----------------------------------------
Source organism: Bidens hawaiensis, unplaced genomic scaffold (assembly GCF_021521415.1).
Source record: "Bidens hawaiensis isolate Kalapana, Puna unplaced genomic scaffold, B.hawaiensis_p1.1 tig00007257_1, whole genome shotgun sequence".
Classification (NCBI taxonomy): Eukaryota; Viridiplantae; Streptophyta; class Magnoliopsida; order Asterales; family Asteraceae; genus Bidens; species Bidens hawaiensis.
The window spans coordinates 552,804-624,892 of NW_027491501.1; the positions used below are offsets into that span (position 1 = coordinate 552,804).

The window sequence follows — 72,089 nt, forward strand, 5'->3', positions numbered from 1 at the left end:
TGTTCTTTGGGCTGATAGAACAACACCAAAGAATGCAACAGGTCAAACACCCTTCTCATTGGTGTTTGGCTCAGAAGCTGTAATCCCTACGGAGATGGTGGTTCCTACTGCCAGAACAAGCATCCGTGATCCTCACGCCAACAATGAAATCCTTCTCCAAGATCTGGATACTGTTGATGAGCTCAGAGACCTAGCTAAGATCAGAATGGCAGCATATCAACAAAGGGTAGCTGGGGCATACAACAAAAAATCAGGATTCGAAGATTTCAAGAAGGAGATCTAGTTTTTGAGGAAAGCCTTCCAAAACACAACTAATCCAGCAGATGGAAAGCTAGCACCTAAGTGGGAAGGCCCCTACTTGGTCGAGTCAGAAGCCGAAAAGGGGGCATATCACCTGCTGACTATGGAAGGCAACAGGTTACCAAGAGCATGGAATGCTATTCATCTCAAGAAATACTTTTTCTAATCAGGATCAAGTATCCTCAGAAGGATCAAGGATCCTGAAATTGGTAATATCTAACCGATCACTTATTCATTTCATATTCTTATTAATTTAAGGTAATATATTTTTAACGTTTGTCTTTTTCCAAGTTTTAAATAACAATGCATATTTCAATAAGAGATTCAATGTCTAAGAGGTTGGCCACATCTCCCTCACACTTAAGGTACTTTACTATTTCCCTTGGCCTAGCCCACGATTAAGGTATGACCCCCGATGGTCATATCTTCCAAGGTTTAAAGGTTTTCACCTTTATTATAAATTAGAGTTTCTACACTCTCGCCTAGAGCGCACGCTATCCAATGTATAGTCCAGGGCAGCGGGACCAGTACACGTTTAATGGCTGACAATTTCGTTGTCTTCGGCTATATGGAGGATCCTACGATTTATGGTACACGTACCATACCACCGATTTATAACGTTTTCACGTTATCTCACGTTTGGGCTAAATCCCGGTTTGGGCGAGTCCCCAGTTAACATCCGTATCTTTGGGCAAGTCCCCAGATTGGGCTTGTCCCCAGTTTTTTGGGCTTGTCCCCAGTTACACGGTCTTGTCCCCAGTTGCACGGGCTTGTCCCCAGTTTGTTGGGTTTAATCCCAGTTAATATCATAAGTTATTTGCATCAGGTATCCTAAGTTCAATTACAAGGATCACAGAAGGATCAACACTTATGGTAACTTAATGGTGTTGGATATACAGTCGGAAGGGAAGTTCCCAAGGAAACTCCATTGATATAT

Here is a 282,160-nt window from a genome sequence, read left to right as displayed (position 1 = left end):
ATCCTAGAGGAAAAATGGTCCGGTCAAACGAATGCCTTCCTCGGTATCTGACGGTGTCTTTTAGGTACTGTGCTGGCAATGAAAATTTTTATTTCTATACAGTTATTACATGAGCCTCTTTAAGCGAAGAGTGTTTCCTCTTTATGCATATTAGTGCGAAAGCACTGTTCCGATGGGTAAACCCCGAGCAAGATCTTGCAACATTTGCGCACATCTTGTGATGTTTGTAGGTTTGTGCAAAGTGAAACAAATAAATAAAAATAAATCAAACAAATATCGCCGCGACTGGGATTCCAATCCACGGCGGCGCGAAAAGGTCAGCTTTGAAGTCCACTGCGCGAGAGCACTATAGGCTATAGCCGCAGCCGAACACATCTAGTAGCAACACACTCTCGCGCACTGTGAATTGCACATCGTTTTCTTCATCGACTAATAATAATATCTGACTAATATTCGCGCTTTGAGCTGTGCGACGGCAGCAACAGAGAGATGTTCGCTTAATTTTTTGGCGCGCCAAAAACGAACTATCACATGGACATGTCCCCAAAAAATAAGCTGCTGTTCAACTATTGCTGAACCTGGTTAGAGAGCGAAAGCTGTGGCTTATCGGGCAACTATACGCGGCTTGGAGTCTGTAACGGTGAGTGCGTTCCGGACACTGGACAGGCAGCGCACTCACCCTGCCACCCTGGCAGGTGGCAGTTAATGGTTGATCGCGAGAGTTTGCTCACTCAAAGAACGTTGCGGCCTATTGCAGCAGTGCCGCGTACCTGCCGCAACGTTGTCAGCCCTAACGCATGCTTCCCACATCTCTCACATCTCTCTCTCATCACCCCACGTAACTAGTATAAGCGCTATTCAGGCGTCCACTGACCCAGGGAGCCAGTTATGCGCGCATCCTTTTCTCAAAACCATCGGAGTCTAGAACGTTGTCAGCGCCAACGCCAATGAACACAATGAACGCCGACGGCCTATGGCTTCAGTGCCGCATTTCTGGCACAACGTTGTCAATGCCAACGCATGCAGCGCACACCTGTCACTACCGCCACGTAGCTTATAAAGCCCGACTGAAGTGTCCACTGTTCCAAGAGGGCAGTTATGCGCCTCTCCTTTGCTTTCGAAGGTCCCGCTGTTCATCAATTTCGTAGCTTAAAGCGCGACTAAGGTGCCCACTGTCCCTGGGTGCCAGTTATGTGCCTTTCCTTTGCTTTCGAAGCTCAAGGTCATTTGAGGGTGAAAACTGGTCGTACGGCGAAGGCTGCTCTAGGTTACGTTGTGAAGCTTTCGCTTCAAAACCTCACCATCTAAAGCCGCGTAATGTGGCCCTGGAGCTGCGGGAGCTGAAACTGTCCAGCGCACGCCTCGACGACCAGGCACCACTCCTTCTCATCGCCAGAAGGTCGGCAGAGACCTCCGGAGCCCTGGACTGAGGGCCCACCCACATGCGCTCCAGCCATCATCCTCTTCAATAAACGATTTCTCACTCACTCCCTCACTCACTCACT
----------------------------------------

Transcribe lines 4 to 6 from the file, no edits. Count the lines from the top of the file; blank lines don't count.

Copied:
The window spans coordinates 552,804-624,892 of NW_027491501.1; the positions used below are offsets into that span (position 1 = coordinate 552,804).

The window sequence follows — 72,089 nt, forward strand, 5'->3', positions numbered from 1 at the left end:
TGTTCTTTGGGCTGATAGAACAACACCAAAGAATGCAACAGGTCAAACACCCTTCTCATTGGTGTTTGGCTCAGAAGCTGTAATCCCTACGGAGATGGTGGTTCCTACTGCCAGAACAAGCATCCGTGATCCTCACGCCAACAATGAAATCCTTCTCCAAGATCTGGATACTGTTGATGAGCTCAGAGACCTAGCTAAGATCAGAATGGCAGCATATCAACAAAGGGTAGCTGGGGCATACAACAAAAAATCAGGATTCGAAGATTTCAAGAAGGAGATCTAGTTTTTGAGGAAAGCCTTCCAAAACACAACTAATCCAGCAGATGGAAAGCTAGCACCTAAGTGGGAAGGCCCCTACTTGGTCGAGTCAGAAGCCGAAAAGGGGGCATATCACCTGCTGACTATGGAAGGCAACAGGTTACCAAGAGCATGGAATGCTATTCATCTCAAGAAATACTTTTTCTAATCAGGATCAAGTATCCTCAGAAGGATCAAGGATCCTGAAATTGGTAATATCTAACCGATCACTTATTCATTTCATATTCTTATTAATTTAAGGTAATATATTTTTAACGTTTGTCTTTTTCCAAGTTTTAAATAACAATGCATATTTCAATAAGAGATTCAATGTCTAAGAGGTTGGCCACATCTCCCTCACACTTAAGGTACTTTACTATTTCCCTTGGCCTAGCCCACGATTAAGGTATGACCCCCGATGGTCATATCTTCCAAGGTTTAAAGGTTTTCACCTTTATTATAAATTAGAGTTTCTACACTCTCGCCTAGAGCGCACGCTATCCAATGTATAGTCCAGGGCAGCGGGACCAGTACACGTTTAATGGCTGACAATTTCGTTGTCTTCGGCTATATGGAGGATCCTACGATTTATGGTACACGTACCATACCACCGATTTATAACGTTTTCACGTTATCTCACGTTTGGGCTAAATCCCGGTTTGGGCGAGTCCCCAGTTAACATCCGTATCTTTGGGCAAGTCCCCAGATTGGGCTTGTCCCCAGTTTTTTGGGCTTGTCCCCAGTTACACGGTCTTGTCCCCAGTTGCACGGGCTTGTCCCCAGTTTGTTGGGTTTAATCCCAGTTAATATCATAAGTTATTTGCATCAGGTATCCTAAGTTCAATTACAAGGATCACAGAAGGATCAACACTTATGGTAACTTAATGGTGTTGGATATACAGTCGGAAGGGAAGTTCCCAAGGAAACTCCATTGATATAT